One of the most important staple food crops in the world, there are many different types of potatoes loosely classified between early season potatoes and late-season potatoes. Potatoes are a cool-season vegetable able to tolerate light frost in the early spring and able to grow during the cooler part of the growing season (during the fall months) in many areas of the country. The portion of the potato plant which is harvested for food is called a tuber, not a root, and is often associated with the great potato famine in Ireland in the 19th century. Tuber formation occurs when soil temps are between 60 and 70 degrees F. (16-21 C.) and will fail to thrive if temperatures hit over 80 degrees F. (27 C.) All potato plant varieties may be planted in March or April whether early season, midseason, or late-season potatoes. Care must be taken not to plant the seed potatoes too early, however, as the pieces may rot in overly damp soil, and likewise, if planted in March, they stand a chance of being frozen back by a late frost. Midseason potatoes can be planted as late as the first of July, while late-season potatoes are the best variety to plant for winter storage purposes.
Types of Potatoes
There are over 100 potato plant varieties with the most commonly purchased at the supermarket being the russet potato, specifically the Russet Burbank. Although more of us may buy Russet Burbanks, the precipitation flux and temperature of most of the country prohibits home garden production. Have no fear though; you are sure to find a type of potato among the 100 that is ideal for your home garden and climate.
Early Season Potatoes
Early season potatoes reach maturity within 75 to 90 days. One example of a tuber ideally suited for early season planting is the Irish Cobbler, an irregularly shaped variety with light brown skin. You may also opt for the Norland, a red-skinned potato that is resistant to scab. Choose northern-grown seed potatoes for best results when planting in the early season, and of course, certified disease-free. A hugely popular variety, the Yukon Gold is one of the trendiest yellow-fleshed varieties and has a moist, almost buttery flavor and texture. Yukon Golds have large, evenly sized and shaped tubers and produce not only a great early season harvest but the smaller plant size allows for closer spacing.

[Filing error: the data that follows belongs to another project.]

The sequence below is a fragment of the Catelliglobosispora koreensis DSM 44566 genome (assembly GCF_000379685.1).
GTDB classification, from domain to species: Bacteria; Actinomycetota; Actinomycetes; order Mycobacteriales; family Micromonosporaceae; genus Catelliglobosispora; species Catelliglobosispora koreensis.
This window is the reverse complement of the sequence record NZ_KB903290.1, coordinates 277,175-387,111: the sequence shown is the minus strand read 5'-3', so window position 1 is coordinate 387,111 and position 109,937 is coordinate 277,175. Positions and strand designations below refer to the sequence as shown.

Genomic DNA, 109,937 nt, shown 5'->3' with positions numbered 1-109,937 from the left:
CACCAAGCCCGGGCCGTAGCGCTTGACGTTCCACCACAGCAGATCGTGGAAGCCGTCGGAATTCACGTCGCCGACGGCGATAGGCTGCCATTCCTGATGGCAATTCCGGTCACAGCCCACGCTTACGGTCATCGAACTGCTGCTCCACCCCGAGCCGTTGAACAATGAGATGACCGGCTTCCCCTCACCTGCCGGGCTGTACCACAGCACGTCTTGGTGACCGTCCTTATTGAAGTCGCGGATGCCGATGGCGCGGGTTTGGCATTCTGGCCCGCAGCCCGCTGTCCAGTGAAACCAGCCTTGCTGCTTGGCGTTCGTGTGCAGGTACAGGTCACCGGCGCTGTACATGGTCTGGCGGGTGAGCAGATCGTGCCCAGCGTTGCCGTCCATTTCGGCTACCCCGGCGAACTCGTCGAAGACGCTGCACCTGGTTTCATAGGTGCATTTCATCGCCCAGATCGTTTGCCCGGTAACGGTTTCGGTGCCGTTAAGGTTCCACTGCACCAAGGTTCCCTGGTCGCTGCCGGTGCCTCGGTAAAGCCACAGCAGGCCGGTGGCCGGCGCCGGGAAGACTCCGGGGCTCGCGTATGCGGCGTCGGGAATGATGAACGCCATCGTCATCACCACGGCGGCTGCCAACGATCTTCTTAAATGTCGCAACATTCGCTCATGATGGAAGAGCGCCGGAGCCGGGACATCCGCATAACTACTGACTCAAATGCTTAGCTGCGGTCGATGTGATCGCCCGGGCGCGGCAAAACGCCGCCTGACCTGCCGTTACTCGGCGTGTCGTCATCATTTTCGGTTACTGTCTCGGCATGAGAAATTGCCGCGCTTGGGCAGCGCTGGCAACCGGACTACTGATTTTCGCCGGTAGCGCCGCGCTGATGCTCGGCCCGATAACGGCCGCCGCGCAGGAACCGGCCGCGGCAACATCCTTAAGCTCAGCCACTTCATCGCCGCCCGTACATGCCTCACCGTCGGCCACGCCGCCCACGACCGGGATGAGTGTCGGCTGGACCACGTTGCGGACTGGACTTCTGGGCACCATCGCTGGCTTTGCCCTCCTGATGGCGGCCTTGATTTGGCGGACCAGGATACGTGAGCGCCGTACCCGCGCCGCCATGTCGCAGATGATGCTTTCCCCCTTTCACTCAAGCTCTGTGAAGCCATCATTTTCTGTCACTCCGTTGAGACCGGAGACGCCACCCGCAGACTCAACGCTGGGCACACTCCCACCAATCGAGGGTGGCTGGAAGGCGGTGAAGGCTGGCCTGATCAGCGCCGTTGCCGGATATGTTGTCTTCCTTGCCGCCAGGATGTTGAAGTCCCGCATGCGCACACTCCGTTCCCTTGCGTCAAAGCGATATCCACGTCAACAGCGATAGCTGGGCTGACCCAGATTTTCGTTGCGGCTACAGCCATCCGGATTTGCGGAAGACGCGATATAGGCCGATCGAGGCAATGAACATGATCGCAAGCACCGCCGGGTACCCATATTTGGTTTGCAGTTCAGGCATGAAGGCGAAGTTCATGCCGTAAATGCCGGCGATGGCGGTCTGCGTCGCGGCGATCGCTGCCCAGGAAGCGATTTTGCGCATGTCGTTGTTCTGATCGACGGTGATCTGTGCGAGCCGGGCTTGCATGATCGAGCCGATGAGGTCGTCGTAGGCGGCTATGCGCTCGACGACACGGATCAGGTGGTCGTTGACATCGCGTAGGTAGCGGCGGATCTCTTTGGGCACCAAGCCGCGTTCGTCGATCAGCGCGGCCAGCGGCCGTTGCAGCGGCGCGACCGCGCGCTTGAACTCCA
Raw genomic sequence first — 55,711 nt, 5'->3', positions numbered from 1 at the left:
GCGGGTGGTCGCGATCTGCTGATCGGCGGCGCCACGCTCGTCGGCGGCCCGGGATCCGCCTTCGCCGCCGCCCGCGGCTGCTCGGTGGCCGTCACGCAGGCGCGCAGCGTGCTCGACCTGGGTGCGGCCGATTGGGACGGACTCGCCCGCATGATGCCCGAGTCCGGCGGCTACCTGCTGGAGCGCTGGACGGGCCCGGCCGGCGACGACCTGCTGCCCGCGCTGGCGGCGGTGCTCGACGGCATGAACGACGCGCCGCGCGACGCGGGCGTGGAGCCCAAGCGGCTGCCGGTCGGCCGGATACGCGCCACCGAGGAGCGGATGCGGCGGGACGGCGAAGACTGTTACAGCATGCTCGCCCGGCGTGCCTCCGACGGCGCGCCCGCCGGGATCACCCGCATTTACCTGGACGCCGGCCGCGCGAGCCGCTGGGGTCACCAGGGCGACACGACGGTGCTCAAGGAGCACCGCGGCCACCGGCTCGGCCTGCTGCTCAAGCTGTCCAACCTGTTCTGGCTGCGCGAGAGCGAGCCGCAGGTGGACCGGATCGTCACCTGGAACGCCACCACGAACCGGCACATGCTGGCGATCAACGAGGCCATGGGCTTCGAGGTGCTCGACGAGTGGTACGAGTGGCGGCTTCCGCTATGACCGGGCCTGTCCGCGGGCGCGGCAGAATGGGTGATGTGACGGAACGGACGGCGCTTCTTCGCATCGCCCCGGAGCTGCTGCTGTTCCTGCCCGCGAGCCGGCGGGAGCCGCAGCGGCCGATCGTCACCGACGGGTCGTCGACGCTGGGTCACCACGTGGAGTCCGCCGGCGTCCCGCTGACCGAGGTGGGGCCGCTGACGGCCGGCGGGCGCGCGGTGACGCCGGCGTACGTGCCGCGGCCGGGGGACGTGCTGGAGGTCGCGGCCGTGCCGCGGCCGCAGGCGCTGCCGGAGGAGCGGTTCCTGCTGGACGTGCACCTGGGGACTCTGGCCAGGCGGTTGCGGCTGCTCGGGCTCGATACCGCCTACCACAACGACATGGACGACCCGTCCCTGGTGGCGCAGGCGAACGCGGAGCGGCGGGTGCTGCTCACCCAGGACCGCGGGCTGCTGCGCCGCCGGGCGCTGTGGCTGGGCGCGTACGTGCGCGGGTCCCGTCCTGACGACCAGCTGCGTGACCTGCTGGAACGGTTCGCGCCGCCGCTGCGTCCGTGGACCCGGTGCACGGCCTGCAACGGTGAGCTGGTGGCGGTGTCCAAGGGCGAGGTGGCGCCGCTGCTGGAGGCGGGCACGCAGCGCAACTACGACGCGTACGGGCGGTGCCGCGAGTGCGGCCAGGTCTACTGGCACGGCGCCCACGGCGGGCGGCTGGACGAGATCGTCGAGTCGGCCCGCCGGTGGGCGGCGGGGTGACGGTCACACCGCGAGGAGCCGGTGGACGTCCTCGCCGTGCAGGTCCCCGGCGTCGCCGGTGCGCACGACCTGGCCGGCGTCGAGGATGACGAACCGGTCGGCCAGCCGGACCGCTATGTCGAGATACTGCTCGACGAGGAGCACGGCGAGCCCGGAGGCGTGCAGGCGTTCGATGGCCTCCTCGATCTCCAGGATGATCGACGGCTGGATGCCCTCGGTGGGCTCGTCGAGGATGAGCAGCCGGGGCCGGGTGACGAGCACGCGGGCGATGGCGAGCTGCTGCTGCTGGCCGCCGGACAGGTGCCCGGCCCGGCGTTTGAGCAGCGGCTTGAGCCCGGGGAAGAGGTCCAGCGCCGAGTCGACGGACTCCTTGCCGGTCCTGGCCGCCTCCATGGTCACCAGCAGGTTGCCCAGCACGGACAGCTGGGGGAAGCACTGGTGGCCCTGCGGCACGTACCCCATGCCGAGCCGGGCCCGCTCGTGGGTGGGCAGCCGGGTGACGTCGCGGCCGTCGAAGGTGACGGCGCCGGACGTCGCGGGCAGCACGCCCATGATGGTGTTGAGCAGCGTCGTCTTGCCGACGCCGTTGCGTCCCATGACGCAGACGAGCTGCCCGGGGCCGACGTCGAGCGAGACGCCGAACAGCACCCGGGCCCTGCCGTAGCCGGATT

There are a plethora of mid-season potato types which mature between 95 and 110 days. The aforementioned Russet Burbank is an example of just such a variety and is ready for harvest after about 95 days. Additionally, some other mid-season potato varieties to choose from are:
- French Fingerling
- Gold Rush
- Ida Rose
- Kerrs Pink (which is an heirloom)
- Purple Viking
- Red Pontiac
- Red Sangre
- Rose Finn Apple
- Yukon Gem
Late Season Potatoes
Types of potatoes suitable for planting during the latter part of the growing season (late summer into autumn) will mature in 120 to 135 days. One such varietal is the Katahdin, a light brown skinned spud which is resistant to some of the viruses, such as verticillium potato wilt and bacterial wilt, which may plague the potato grower. Kennebec is another late-season potato plant variety as well as:
- All Blue
- Bintje (an heirloom)
- Canela Russet
- Fingerling Salad
- German Butterball
- King Harry (an heirloom)
- Purple Peruvian
- Russet Norkotah
Another heirloom variety is called Green Mountain and is notable for its wonderful flavor. However, it has an indistinct shape and is no longer commercially produced but well worth the effort due to its dependable production. Most fingerling types of potatoes are late-season potatoes as well.
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Amy Grant has been gardening for 30 years and writing for 15. A professional chef and caterer, Amy's area of expertise is culinary gardening.
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